And here’s what I learned: that style of exercise did not work for me. In fact, it worked against me. By stressing my body out with intense exercise, I was aggravating my autoimmune disease and causing a symptom flare-up. I was making myself sicker and weaker, rather than healthier and stronger. I knew I had to find another way.
That’s when I had an idea. For someone as Type A like myself, what if what I actually needed was to slow down, and move my body more gently? So, I tried that. I started with a few core strengthening exercises, at home, for 5 minutes every day. It felt like nothing, and was so hard for me to consider it “exercise”. But I kept going, and introduced a foam rolling routine into my short, at home workout. And slowly but surely, I kept adding in one exercise at a time, increasing my 5 minutes a day to 10 minutes a day. And guess what- I found that I was stronger and healthier than ever. These short mini workouts gave me more energy for my day, helped me feel strong while doing everyday things, like carrying my groceries, doing housework, and lifting my little ones.
And the best part is that I no longer had the cycle of flare-ups! By choosing a shorter, more targeted exercise routine, I was able to be more consistent in my exercise, which actually helped reduce my pain and inflammation. The exhaustion disappeared and my body no longer felt like it was on fire. Instead, it felt nimble and strong and flexible.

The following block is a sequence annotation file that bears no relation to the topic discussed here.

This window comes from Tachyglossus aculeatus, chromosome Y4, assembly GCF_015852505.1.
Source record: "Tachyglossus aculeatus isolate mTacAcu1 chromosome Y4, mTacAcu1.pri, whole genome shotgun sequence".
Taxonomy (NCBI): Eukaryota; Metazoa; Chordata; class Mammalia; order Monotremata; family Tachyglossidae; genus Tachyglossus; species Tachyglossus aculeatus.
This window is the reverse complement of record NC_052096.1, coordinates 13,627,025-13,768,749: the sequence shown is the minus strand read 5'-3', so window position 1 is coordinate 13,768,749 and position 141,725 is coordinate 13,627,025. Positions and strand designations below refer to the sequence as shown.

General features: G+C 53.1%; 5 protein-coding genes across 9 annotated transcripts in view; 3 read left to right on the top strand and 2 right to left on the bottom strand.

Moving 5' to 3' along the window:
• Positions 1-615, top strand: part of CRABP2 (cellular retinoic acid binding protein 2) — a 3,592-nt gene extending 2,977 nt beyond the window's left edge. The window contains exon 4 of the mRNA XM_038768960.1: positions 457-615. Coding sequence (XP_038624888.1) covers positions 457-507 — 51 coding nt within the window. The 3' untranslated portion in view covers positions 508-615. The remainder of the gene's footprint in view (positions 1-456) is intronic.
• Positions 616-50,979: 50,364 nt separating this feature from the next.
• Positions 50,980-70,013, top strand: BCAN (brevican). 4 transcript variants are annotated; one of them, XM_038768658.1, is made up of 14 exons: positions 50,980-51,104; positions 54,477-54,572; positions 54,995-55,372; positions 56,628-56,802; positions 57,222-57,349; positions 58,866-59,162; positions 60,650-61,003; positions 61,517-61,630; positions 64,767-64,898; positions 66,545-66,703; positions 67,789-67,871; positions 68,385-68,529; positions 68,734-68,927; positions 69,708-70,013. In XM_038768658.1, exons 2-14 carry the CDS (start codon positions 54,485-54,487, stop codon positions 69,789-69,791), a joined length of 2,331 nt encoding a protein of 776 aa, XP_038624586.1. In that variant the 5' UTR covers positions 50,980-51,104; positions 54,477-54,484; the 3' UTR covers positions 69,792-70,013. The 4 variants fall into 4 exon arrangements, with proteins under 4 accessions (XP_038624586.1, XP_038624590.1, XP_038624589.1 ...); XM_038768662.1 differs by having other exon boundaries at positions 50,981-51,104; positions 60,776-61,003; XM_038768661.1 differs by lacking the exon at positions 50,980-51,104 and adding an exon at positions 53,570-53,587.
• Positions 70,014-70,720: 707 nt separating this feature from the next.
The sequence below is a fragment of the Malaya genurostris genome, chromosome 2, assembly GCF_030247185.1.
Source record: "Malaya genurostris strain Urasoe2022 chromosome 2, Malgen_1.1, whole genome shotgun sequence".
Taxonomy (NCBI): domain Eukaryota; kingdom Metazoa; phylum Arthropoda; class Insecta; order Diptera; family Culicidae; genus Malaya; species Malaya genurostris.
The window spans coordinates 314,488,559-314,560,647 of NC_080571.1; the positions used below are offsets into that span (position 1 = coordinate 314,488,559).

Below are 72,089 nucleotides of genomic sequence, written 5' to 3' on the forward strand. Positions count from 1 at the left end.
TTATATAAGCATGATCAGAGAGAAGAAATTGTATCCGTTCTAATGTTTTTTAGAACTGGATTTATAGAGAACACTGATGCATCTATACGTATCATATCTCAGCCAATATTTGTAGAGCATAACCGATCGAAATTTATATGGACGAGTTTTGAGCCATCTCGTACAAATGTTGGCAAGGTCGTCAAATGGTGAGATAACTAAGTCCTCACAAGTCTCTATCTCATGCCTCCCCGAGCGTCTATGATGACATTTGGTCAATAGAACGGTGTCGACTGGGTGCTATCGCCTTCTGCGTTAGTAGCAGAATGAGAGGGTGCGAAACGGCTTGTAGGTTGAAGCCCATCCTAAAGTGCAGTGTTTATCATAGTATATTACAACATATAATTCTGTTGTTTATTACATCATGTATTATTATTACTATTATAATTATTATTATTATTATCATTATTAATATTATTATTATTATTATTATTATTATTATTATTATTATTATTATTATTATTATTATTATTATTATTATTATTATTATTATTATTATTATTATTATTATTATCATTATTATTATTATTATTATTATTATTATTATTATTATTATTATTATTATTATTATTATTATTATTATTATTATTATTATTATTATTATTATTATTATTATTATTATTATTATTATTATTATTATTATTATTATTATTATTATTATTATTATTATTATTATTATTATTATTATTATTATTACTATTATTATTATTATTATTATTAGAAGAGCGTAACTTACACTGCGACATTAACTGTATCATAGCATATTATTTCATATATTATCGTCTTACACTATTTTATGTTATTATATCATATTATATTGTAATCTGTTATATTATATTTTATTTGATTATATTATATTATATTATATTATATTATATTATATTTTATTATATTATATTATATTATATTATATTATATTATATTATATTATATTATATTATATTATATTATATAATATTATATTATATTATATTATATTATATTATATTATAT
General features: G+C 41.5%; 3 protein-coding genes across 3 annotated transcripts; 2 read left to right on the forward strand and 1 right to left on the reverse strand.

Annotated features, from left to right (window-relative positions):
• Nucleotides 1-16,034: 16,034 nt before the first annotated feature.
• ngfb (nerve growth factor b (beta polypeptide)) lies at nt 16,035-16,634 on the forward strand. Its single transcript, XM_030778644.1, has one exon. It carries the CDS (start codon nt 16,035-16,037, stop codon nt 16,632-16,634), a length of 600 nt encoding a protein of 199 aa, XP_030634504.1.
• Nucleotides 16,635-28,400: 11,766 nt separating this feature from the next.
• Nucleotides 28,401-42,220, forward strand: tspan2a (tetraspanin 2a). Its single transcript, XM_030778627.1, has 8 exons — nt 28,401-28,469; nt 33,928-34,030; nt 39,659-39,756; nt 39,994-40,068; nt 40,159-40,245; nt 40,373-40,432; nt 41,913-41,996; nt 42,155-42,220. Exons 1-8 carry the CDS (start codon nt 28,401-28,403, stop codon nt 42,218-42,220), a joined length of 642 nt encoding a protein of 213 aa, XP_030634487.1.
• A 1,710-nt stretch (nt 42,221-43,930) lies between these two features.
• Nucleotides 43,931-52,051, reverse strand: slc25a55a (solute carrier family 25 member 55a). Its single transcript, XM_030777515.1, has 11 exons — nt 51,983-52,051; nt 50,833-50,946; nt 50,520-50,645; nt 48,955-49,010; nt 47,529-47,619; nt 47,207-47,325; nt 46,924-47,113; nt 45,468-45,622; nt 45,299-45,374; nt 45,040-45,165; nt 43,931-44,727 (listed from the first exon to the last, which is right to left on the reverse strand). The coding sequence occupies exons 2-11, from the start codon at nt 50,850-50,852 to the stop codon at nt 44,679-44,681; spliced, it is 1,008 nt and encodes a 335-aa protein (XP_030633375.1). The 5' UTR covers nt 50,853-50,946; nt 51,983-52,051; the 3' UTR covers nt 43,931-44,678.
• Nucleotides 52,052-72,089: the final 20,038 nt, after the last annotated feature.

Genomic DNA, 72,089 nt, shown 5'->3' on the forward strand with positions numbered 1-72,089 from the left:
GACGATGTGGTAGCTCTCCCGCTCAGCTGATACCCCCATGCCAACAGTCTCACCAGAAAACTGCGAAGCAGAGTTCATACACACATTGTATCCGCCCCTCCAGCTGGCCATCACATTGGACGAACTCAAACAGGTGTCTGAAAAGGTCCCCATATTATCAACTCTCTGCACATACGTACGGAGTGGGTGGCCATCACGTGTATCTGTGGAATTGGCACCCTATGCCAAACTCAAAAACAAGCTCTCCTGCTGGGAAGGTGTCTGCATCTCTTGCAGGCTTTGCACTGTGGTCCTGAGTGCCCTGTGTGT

So for those of you living with chronic disease who feel like the only way to exercise properly is to crush it at the gym- I encourage you to consider another way. Daily movement that is short in duration, targets the full body, focuses on both strengthening and stretching, and builds in difficulty and intensity slowly over time- this is the type of program you want to look for. Trust me, it changed my life. Now, I am able to lift heavy at the gym and go for long runs without experiencing flare-ups. And you can too.
If you want to see what a program that takes these tips into consideration looks like- check out the 7 day free trial of Autoimmune Strong. You get access to all the exercise videos and the nutrition information, and you can try for yourself the program that changed my life.
Andrea Wool is the founder of Autoimmune Strong, an online fitness membership service designed for people living with chronic pain conditions like autoimmune, fibromyalgia and Lyme disease. Her mission is to spread the word that not all exercise is created equal for all bodies- and that we need to find exercise that works with our bodies rather than against.
To learn more about Autoimmune Strong, or to get access to the 7 day free trial, go to www.getautoimmunestrong.com. You can also find Andrea on Facebook @autoimmunestrong, on Instagram @getautoimmunestrong, and via email firstname.lastname@example.org.